Monday, December 30, 2002, Chandigarh, India


M A I N   N E W S

Historians ‘must’ expose misdeeds

Amritsar, December 29
Writing of contemporary history should be aimed at exposing and challenging the misdeeds of established epicentres of powers both at the global and national levels. This was stated by historian Barun De.

Delivering the S.C. Mishra Memorial Lecture on the second day of the Indian history congress being held at Guru Nanak Dev University here, he launched an attack on politicians and said: “Historians ought to be daring enough to write about the misdeeds of political parties or the party in power”.

To him, dependable sources of history writing were not official archives, but what people expressed or narrated in the form of folk traditions, rituals, letters, memoirs, literary works, cinema and theatres.

The proceedings of the congress are being conducted in eight sections devoted to ancient India, medieval India, modern India, history of countries other than India, Punjab history, archaeology, the idea of India and urban history.

On the panel on Punjab history chaired by Dr J.S. Grewal, former Vice-Chancellor of Guru Nanak Dev University, the focus was on the formation of Sikh identity and the crises of Sikh identity.

It was argued that non-violence was the running thread and dominant creed of all Sikh movements. “Moderation had its full sway over Sikh psyche. Whenever a radical got pitted against the moderate one, the moderates dominated,” he said.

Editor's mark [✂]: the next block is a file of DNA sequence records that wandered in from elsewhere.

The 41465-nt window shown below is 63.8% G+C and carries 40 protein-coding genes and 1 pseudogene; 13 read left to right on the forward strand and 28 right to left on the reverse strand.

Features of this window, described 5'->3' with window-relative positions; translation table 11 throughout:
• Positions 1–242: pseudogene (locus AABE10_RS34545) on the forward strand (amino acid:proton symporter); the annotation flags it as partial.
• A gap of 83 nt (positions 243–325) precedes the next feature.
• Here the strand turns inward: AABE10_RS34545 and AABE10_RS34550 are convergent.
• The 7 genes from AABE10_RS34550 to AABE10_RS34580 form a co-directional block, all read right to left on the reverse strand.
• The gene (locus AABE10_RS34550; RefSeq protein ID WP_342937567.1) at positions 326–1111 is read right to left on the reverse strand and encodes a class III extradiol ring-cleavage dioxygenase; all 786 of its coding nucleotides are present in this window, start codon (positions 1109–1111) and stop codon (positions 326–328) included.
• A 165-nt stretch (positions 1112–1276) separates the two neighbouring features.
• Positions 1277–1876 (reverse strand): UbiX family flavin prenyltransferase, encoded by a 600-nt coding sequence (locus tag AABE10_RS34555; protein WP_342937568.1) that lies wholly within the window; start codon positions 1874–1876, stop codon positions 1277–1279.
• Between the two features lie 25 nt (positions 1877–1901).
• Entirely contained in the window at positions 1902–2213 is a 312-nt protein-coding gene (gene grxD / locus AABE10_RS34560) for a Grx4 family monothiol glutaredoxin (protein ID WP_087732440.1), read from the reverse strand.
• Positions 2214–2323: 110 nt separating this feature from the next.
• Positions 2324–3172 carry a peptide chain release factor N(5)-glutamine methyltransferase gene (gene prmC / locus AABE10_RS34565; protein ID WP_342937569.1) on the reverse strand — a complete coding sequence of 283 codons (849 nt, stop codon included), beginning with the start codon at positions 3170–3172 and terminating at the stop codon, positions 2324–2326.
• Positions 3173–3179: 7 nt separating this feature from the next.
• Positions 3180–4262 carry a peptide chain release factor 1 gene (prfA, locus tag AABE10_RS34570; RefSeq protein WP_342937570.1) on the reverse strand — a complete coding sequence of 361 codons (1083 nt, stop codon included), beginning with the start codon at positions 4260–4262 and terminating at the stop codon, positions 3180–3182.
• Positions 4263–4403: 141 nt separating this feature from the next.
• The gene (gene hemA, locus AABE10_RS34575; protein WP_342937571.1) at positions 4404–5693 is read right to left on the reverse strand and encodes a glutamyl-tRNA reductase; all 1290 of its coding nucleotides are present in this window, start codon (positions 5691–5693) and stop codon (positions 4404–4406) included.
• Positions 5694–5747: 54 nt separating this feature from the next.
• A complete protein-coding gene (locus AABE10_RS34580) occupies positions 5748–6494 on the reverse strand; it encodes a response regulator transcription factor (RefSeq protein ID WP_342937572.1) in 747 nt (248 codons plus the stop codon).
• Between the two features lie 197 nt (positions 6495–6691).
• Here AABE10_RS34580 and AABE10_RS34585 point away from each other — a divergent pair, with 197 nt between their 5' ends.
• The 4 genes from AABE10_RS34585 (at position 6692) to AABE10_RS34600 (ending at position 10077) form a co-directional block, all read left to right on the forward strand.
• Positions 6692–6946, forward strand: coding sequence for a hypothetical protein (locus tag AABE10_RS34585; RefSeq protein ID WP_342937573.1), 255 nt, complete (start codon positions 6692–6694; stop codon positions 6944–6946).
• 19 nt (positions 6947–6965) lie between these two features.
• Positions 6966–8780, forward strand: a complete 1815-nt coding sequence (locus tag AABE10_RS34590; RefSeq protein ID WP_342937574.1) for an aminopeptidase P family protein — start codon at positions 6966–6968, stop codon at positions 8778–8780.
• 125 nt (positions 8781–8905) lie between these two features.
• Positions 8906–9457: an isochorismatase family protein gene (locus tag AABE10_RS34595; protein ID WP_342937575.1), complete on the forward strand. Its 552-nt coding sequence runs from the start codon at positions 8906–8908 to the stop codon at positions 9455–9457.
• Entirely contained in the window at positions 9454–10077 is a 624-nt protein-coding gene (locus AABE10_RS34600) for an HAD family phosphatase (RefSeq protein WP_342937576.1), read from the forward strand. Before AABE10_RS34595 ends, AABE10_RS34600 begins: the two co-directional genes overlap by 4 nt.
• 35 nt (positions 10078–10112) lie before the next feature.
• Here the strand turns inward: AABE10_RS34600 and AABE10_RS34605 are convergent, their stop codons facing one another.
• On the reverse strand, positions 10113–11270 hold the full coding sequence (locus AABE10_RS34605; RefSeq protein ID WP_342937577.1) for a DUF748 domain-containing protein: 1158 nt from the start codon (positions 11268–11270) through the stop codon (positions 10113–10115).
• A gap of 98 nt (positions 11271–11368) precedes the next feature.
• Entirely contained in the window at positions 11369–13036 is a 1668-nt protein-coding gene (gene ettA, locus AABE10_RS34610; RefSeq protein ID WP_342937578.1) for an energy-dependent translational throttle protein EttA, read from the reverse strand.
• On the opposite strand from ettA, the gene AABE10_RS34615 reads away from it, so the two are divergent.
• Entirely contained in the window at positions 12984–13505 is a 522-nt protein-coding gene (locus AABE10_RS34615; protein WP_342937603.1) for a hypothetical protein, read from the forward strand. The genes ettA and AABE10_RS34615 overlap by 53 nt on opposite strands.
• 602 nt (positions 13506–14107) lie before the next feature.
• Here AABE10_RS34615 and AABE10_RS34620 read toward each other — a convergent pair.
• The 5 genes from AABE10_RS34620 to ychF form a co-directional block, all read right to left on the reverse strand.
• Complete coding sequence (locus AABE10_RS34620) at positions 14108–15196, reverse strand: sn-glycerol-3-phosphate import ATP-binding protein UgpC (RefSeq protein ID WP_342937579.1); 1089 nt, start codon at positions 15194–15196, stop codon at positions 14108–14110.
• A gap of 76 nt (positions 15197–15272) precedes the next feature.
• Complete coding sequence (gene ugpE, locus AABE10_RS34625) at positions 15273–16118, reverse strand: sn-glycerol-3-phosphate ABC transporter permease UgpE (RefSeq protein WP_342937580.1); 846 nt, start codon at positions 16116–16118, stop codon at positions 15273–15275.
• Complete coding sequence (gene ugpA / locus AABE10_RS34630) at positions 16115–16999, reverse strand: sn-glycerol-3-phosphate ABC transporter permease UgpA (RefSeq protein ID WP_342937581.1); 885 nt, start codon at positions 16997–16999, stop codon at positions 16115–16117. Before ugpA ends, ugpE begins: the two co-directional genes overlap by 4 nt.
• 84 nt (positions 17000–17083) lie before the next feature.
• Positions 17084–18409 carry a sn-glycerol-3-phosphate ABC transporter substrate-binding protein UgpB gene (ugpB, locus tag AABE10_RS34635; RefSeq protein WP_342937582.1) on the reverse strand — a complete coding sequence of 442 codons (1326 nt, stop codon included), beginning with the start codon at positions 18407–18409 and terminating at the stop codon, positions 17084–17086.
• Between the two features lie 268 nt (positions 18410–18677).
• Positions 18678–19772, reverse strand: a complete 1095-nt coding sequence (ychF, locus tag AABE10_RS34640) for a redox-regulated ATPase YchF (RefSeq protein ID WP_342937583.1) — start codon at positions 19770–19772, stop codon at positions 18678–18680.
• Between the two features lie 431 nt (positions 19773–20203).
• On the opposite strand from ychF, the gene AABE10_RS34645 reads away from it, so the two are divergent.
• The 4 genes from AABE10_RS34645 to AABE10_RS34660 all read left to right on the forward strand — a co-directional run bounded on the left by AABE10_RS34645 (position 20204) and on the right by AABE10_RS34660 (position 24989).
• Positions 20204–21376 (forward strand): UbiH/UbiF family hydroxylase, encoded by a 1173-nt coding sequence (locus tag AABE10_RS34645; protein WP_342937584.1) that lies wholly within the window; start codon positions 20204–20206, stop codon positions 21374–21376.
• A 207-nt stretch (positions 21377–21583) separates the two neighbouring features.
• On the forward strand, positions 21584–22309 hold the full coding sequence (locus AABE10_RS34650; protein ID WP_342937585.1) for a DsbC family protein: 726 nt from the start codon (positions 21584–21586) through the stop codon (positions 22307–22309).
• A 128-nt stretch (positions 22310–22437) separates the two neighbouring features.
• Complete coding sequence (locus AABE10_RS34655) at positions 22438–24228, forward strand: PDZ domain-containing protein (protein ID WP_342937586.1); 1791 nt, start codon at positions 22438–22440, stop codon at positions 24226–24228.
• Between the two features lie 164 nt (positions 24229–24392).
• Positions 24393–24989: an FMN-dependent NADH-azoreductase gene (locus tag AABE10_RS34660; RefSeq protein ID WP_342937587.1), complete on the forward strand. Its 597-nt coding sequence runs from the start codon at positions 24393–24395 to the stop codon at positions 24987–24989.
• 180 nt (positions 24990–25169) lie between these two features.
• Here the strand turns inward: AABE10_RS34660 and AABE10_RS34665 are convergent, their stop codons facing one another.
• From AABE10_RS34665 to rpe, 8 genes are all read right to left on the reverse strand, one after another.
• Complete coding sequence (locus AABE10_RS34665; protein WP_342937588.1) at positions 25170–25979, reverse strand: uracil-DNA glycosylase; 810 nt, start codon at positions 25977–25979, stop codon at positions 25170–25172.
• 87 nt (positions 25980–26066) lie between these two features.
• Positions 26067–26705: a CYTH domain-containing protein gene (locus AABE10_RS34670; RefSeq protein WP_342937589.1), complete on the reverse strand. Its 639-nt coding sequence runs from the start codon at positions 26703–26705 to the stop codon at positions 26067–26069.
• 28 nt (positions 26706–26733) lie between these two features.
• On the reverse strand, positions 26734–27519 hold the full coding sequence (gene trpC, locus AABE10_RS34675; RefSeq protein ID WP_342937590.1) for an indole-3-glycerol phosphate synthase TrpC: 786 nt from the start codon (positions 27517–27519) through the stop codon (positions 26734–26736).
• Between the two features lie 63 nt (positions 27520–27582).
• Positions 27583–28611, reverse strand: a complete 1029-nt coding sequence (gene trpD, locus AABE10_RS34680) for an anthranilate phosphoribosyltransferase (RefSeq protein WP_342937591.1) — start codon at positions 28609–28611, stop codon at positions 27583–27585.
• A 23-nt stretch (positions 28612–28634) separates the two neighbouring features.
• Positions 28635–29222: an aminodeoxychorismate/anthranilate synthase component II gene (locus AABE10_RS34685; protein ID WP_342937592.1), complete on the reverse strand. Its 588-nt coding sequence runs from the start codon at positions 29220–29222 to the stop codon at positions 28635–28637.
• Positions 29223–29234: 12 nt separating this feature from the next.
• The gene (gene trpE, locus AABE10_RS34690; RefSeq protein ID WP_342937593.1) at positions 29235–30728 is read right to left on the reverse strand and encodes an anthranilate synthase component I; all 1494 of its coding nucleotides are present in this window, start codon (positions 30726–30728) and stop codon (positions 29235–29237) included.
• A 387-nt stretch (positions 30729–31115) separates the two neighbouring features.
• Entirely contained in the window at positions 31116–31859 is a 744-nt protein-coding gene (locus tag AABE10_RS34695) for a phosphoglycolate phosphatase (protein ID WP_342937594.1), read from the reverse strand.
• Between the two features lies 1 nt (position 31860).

In his presidential address on “medieval India section”, Mr S.P. Verma of Aligarh Muslim University highlighted the symbiotic relationship between 19th century Indian art and the Mughal school of painting.

According to him, Mughal school was closely related with the humanism found in Renaissance art of Europe and later on influenced the nationalist artistic expressions in India, particularly in Bengal.

Ms Mariam Dossal of the University of Mumbai, in her presidential address emphasised the need for professional expertise, popular participation and political will so as to ensure that the “urban boom” might not turn into “urban doom”.

She also laid stress upon diversity of life in the cities. “In order to manage cities, their cultural diversities need to be managed first”, she said.

Delivering the presidential address in the archaeology section on the theme “Rock art of India — A historical perspective”, V.H. Sonawane of M S University, Baroda, said rock art represented the largest body of evidence we possess of humanity’s artistic, cognitive and cultural beginning.

It occurred in most countries of the world having served as an almost universal expression and communication of human thought since the lawn of humanity, he said. PTI


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